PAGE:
There’s a new saying these days: “Sitting is the new smoking.” Over the last decade, new studies have come out to tell us just how bad sitting is for our health. According to these studies, Office workers who sit for extended periods of time are more likely to be obese, and to suffer from back pain, diabetes, and heart disease. In fact, those who sit for more than 11 hours a day have up to a 40% higher chance of dying prematurely than peers who sit for under 4 hours a day! (1, 2)
You might not believe you sit for that long, but if you or your employees work in a traditional office setting and sit at a desk from 9 to 5 each day, that’s 8 hours right there. Then consider all the time you spend at home sitting watching TV, reading, or browsing the internet. If you commute to work either by public transit or car, that’s even more time you spend sitting. When you start to think about all the sitting the typical office worker does during a day, it begins to add up very quickly.
So what can you do to take care of your health and the health of your employees when you have to spend all day tethered to a desk? Rethinking the type of desks that your business uses seems to be an increasingly popular answer. A trend is emerging to encourage office workers to stop sitting all together. Desks that allow workers to stand, and even walk, while working are becoming more and more common.
Doctors recommend you walk at least 10,000 steps a day in order to stay healthy, but between demands at work and at home, it can be hard to find the time to hit that goal. Even for those that do find time to hit the gym, sitting at work for 8 hour stretches is still bad for you. Enter the Treadmill Desk: A lofted desk that’s positioned above a small treadmill to allow its user to walk while they work.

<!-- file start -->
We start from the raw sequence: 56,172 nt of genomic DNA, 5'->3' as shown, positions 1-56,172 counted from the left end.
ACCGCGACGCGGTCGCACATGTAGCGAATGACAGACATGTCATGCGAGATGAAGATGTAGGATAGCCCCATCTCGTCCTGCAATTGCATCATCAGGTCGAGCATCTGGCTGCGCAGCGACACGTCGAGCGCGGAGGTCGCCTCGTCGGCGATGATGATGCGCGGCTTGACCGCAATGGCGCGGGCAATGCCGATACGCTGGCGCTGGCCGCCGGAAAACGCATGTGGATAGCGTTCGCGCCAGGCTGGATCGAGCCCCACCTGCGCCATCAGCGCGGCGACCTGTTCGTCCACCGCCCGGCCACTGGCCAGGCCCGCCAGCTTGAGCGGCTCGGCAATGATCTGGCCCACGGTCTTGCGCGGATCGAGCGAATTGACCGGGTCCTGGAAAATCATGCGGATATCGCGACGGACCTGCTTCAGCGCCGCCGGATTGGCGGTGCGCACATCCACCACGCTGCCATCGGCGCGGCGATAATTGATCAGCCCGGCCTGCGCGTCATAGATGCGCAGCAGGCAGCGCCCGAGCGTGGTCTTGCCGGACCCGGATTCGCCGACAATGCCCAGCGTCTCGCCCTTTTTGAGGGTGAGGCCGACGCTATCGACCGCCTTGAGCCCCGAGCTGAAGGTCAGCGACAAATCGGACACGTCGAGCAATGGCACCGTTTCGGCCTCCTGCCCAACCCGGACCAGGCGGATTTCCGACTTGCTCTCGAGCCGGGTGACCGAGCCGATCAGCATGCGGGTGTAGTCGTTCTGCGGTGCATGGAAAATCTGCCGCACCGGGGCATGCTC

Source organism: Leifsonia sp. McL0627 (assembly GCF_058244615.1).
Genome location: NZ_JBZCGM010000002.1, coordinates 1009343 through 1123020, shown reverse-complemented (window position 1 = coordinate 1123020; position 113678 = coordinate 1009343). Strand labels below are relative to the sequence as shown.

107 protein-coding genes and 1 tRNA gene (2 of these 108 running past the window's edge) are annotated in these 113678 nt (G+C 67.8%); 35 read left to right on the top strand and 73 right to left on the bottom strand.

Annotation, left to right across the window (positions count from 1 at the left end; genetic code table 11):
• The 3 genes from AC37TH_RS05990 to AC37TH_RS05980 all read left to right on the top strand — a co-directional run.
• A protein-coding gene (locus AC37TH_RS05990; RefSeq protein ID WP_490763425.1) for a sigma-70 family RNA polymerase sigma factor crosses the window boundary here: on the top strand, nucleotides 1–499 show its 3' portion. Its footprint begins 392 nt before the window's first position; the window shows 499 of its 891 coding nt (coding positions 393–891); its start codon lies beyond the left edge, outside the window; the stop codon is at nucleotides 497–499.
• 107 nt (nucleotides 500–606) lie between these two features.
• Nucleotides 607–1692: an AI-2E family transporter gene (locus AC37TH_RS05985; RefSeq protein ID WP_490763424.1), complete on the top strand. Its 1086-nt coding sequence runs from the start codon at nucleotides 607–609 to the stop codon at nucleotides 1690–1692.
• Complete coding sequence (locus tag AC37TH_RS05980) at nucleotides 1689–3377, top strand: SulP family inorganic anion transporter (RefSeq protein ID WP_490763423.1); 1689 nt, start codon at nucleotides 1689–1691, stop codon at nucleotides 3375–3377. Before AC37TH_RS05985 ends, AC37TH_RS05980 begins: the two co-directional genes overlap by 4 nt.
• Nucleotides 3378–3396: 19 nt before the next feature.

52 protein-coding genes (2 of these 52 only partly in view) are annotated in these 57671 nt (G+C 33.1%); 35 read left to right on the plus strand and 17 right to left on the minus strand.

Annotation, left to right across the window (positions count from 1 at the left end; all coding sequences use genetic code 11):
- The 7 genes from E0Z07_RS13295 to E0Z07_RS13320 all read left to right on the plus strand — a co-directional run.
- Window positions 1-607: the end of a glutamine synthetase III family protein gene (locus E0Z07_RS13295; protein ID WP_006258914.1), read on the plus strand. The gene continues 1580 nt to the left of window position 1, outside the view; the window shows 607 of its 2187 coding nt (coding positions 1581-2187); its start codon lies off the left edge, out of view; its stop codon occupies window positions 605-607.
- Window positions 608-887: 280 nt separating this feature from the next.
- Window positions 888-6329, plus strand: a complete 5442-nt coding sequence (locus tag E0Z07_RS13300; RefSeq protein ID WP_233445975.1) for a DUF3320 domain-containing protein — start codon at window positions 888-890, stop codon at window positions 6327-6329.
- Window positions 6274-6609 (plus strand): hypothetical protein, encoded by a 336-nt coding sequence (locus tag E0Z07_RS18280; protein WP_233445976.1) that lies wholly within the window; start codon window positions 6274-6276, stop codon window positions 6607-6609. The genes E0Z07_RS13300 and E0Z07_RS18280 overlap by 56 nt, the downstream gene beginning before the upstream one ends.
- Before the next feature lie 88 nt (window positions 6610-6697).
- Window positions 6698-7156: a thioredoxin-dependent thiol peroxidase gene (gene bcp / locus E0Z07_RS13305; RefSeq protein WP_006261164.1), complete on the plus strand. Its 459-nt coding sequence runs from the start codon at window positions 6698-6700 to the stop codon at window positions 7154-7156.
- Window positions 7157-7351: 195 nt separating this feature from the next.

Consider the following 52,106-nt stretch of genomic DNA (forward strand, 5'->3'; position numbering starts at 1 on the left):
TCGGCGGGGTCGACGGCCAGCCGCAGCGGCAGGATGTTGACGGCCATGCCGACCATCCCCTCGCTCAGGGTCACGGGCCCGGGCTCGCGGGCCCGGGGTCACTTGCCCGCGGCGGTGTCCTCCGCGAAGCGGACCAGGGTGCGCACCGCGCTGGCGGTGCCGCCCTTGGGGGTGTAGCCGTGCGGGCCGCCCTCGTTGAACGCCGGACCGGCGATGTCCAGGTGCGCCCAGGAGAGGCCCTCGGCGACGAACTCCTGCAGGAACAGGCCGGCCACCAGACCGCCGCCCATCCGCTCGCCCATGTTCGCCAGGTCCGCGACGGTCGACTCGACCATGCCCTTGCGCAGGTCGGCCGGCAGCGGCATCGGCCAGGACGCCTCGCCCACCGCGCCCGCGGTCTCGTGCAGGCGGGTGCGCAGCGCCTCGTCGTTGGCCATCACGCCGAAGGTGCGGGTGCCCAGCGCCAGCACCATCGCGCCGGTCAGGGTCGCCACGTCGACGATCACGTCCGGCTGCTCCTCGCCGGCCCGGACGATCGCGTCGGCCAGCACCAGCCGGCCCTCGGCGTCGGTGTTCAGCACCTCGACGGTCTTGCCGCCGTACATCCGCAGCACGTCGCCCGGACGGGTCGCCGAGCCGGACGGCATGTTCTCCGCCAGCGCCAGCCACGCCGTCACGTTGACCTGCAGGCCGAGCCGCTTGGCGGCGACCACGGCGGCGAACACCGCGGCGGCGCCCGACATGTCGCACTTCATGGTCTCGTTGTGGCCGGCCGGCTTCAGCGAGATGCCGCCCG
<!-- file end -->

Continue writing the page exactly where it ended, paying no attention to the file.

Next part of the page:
It sounds like a great idea in theory. You get a day’s worth of walking done without leaving your desk. But how practical is it really? Since we offer different lines of standing, height adjustable and treadmill desks, we took it upon ourselves to see what results others were getting by incorporating this furniture into their workspace. We reviewed a white paper from the Mayo Clinic. (https://www.steelcase.com/content/uploads/2015/01/Research_Feasibility_of_Walk_Work_BJSM_0108.pdf ) and two first hand accounts written by Emily Leanan (http://www.phillymag.com/be-well-philly/2012/09/19/it-treadmill-desk/) and Jeff Haden (http://www.inc.com/jeff-haden/review-lifespan-treadmill-desk.html)
Treadmill desks are different than treadmills you find at the gym. For starters, treadmill desks are not made for running. Most of them have a max speed of 4 mph. Some treadmill desk designs are adjustable and allow the user to go from sitting, to standing, to walking. Others are dedicated “walk” stations. Below is a list of the pros and cons of a treadmill desk to help you decide if on might be right for you.
Treadmill desks really do allow office workers to get more exercise.
The Mayo clinic provided the treadmill desks to nurses, assistants, and secretaries, and used a step tracker to monitor their daily activity, in order to see how effective treadmill desks were at promoting workplace health. Those provided with the desks walked an average of 2000 more steps, and burned around 100 more calories, per day! What’s even better is that individuals who participated in the study reported that they really enjoyed using the treadmill desks and would continue to take advantage of the desk if it was available. (4)The results demonstrate how valuable treadmill desks can be. They make it easy for workers to find time to take care of their health during their day. Being preoccupied with work also makes exercising less of a mental effort. Emily Leanan described in her article how easy it was to walk for extended periods of time, saying “Working was the perfect distraction for the physical output. The first day I hopped on, laptop fired up, I walked an hour like that.”